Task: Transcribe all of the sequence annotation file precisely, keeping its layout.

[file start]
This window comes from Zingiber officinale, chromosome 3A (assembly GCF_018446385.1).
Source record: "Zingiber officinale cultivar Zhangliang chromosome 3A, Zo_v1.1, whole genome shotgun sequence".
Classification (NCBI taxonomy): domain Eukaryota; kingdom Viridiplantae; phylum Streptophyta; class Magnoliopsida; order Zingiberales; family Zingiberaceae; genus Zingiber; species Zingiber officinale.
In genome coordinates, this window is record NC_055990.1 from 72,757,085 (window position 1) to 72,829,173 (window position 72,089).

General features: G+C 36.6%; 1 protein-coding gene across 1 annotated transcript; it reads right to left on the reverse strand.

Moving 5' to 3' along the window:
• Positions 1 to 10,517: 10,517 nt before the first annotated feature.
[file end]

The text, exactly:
This window comes from Zingiber officinale, chromosome 3A (assembly GCF_018446385.1).
Source record: "Zingiber officinale cultivar Zhangliang chromosome 3A, Zo_v1.1, whole genome shotgun sequence".
Classification (NCBI taxonomy): domain Eukaryota; kingdom Viridiplantae; phylum Streptophyta; class Magnoliopsida; order Zingiberales; family Zingiberaceae; genus Zingiber; species Zingiber officinale.
In genome coordinates, this window is record NC_055990.1 from 72,757,085 (window position 1) to 72,829,173 (window position 72,089).

General features: G+C 36.6%; 1 protein-coding gene across 1 annotated transcript; it reads right to left on the reverse strand.

Moving 5' to 3' along the window:
• Positions 1 to 10,517: 10,517 nt before the first annotated feature.